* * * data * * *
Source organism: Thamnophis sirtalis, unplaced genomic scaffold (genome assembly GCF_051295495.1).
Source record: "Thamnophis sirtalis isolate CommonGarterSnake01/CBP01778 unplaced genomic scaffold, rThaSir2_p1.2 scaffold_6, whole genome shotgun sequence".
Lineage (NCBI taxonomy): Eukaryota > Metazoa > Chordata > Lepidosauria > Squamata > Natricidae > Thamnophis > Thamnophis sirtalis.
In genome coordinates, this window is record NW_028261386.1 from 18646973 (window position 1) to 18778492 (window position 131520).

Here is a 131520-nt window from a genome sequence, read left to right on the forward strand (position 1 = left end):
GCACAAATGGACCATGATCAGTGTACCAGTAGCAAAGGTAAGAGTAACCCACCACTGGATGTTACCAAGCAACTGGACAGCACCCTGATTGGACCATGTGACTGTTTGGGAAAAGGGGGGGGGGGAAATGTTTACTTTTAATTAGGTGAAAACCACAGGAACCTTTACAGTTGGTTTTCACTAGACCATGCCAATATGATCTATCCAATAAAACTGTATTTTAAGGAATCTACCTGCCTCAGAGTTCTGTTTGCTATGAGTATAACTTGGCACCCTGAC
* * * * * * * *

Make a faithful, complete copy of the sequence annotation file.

Source organism: Thamnophis sirtalis, unplaced genomic scaffold (genome assembly GCF_051295495.1).
Source record: "Thamnophis sirtalis isolate CommonGarterSnake01/CBP01778 unplaced genomic scaffold, rThaSir2_p1.2 scaffold_6, whole genome shotgun sequence".
Lineage (NCBI taxonomy): Eukaryota > Metazoa > Chordata > Lepidosauria > Squamata > Natricidae > Thamnophis > Thamnophis sirtalis.
In genome coordinates, this window is record NW_028261386.1 from 18646973 (window position 1) to 18778492 (window position 131520).

Here is a 131520-nt window from a genome sequence, read left to right on the forward strand (position 1 = left end):
GCACAAATGGACCATGATCAGTGTACCAGTAGCAAAGGTAAGAGTAACCCACCACTGGATGTTACCAAGCAACTGGACAGCACCCTGATTGGACCATGTGACTGTTTGGGAAAAGGGGGGGGGGGAAATGTTTACTTTTAATTAGGTGAAAACCACAGGAACCTTTACAGTTGGTTTTCACTAGACCATGCCAATATGATCTATCCAATAAAACTGTATTTTAAGGAATCTACCTGCCTCAGAGTTCTGTTTGCTATGAGTATAACTTGGCACCCTGAC